Assisted reproductive technology (ART) are methods used to achieve pregnancy. It is reproductive technology used primarily for infertility treatments (also known as fertility treatment).Examples of ART include in vitro fertilization (IVF), intracytoplasmic sperm injection (ICSI), cryopreservation and intrauterine insemination (IUI).IVF and ICSI are currently used to treat many fertility problems including unexplained infertility, male infertility and failure of conventional treatment. There are two main laboratories running out ART procedures, which is Andrology and Embryology laboratory.
A typical IVF/ICSI cycle consists of a seven-phase process:
1) Ovarian Stimulation and Monitoring
2) Egg Retrieval
3) Semen Collection and Processing
4) Insemination and Fertilisation
5) Embryo Development and Embryo Selection
6) Embryo Transfer
7) Luteal Phase and Pregnancy
Ovarian Stimulation and Monitoring
There are two main protocols for controlled ovarian stimulation. The most common one is a long GnRH (Gonadotropin-releasing hormone) agonist protocol where the secretion of pituitary FSH and LH hormones is suppressed in order to prevent premature ovulation. Once optimal suppression is achieved, daily injections of gonadotropin are needed to recruit multiple follicles. The injections continue for about 12-14 days, and the dose and combination of medications are depends individually ovarian response. Ultrasound imaging and hormone assessments are used to monitor follicular development. When the lead follicles have reached the appropriate size, the final maturation of eggs is done by hCGadministration. Egg retrieval is scheduled 34-36 hours after hCG injection.
While in a short GnRH antagonist protocol it must be adapted to the spontaneous onset of the menstruation but has shorter cycle lengths and less risk of ovarian hyperstimulation syndrome(OHSS).GnRH antagonist protocol has overall better results for expected poor and hyper-responders.
Egg retrieval is performed under intravenous sedation or general anaesthesia and usually takes between 20 to 40 minutes, depending on the number of mature follicles. Ovarian follicles are aspirated using a needle guided by trans-vaginal ultrasonography. Follicular fluids aspirated are then scanned by the embryologist to locate all available eggs. The eggs will be placed in a special media and cultured in an incubator until insemination.
Semen Collection and Processing
Semen sample is collected on the day of egg retrieval procedure. Prior the day to give sample, abstinence about 2-5 days is required. Sample is usually produced through masturbation. Once semen sample is liquefied, analysis and sperm processing will be done. The most common method used to process sperm sample is called density gradient preparation. The semen is added to a test-tube that contains a special media, which filters out sperm that have poor motility. If the sperm count isn’t ideal, or if the man has had a surgical sperm collection, the sperm sample will be spun toconcentrate as many sperm together as possible. Those processed samples are then leaving in incubator until insemination.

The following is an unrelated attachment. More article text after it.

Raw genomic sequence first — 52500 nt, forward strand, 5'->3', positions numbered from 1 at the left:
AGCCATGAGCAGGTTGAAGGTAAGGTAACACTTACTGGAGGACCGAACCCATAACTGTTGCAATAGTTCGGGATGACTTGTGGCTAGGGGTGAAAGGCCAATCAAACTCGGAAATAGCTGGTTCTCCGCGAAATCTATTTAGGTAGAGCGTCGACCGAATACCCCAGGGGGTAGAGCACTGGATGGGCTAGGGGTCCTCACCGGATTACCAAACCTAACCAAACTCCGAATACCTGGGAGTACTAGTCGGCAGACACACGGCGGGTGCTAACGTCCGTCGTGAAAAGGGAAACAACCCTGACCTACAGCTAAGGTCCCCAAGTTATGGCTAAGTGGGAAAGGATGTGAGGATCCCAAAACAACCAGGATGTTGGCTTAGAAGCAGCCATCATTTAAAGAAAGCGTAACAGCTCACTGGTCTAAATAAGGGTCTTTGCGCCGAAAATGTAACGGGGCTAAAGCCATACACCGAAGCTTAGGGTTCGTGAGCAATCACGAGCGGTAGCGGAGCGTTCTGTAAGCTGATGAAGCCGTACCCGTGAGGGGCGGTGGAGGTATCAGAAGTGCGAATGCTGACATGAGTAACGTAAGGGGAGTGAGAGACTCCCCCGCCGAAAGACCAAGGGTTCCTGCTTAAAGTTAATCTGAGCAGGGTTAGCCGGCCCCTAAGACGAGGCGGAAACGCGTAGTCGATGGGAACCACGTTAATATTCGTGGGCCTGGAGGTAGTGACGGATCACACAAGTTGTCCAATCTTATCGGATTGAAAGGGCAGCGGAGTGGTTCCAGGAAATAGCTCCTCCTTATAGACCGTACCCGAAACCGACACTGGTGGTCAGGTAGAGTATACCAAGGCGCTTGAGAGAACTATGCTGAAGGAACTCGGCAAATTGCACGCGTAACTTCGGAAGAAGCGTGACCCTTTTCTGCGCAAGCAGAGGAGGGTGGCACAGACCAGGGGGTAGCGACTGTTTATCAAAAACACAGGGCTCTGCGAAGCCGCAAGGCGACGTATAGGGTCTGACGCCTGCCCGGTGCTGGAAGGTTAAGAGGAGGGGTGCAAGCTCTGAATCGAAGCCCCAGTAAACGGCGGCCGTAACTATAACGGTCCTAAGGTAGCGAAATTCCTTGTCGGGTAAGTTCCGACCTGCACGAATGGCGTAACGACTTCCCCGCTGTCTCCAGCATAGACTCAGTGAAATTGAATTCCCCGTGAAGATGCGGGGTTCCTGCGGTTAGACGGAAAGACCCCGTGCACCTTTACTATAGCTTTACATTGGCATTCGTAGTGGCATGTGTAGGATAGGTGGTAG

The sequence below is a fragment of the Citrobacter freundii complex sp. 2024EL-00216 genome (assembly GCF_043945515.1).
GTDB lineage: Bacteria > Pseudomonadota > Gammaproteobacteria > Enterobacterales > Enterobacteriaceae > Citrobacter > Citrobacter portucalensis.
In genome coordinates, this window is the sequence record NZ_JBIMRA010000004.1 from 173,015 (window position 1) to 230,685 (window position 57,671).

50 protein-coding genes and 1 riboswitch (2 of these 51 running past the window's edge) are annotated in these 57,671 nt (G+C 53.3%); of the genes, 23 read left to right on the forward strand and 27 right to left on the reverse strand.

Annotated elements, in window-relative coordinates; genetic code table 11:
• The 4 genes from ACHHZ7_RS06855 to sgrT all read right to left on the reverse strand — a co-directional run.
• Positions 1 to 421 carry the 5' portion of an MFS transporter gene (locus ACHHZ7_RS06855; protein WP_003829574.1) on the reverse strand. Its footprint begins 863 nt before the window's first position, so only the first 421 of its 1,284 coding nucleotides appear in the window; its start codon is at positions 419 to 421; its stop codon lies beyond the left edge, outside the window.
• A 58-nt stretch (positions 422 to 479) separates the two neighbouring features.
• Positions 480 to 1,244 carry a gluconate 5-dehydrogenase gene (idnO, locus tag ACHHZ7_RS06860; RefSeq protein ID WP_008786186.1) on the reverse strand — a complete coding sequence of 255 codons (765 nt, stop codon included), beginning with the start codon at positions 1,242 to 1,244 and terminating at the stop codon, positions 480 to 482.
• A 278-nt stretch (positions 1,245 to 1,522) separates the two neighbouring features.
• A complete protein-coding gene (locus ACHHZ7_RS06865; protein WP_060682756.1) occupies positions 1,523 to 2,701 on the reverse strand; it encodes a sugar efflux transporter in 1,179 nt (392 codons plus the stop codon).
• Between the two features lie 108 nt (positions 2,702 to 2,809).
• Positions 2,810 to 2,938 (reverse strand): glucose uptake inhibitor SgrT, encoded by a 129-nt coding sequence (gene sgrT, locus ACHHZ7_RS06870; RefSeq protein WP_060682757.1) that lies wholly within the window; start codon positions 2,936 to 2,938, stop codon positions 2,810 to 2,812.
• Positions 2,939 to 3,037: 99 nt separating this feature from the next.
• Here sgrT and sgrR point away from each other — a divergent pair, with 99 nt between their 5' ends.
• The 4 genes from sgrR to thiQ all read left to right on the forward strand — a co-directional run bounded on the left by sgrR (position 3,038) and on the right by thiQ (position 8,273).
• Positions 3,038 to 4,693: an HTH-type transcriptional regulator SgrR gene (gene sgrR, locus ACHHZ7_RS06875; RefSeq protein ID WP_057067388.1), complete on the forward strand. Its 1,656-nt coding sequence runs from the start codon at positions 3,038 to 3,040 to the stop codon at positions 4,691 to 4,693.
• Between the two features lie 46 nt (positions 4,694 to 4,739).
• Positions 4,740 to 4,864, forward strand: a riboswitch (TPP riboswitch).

Insemination and Fertilisation
There are two different types of insemination techniques which are IVF standard insemination or ICSI (Intracytoplasmic Sperm Injection). IVF standard insemination is used in patients that have normal sperm parameters. Approximately 50,000 to 100,000 motile sperm are transferred to the dish containing the eggsand leaving them overnight so that fertilisation can occur. If there are severe problems with the sperm, or if IVF standard insemination has failed previously, ICSIis an option.
ICSI procedure is a specialized form of fertilisation which is performed under a high-powered microscope. The embryologist picks up a single spermatozoa using a fine glass micro needle and injects it directly into the egg cytoplasm. ICSI increases the chance that fertilisation will occur if the semen sample has a low sperm count and/or motility, poor morphology or poor progression. If there are no sperm in the ejaculate, sperm may be obtained via a surgical procedure. ICSI is always used to achieve fertilisation if the sperm is surgically retrieved.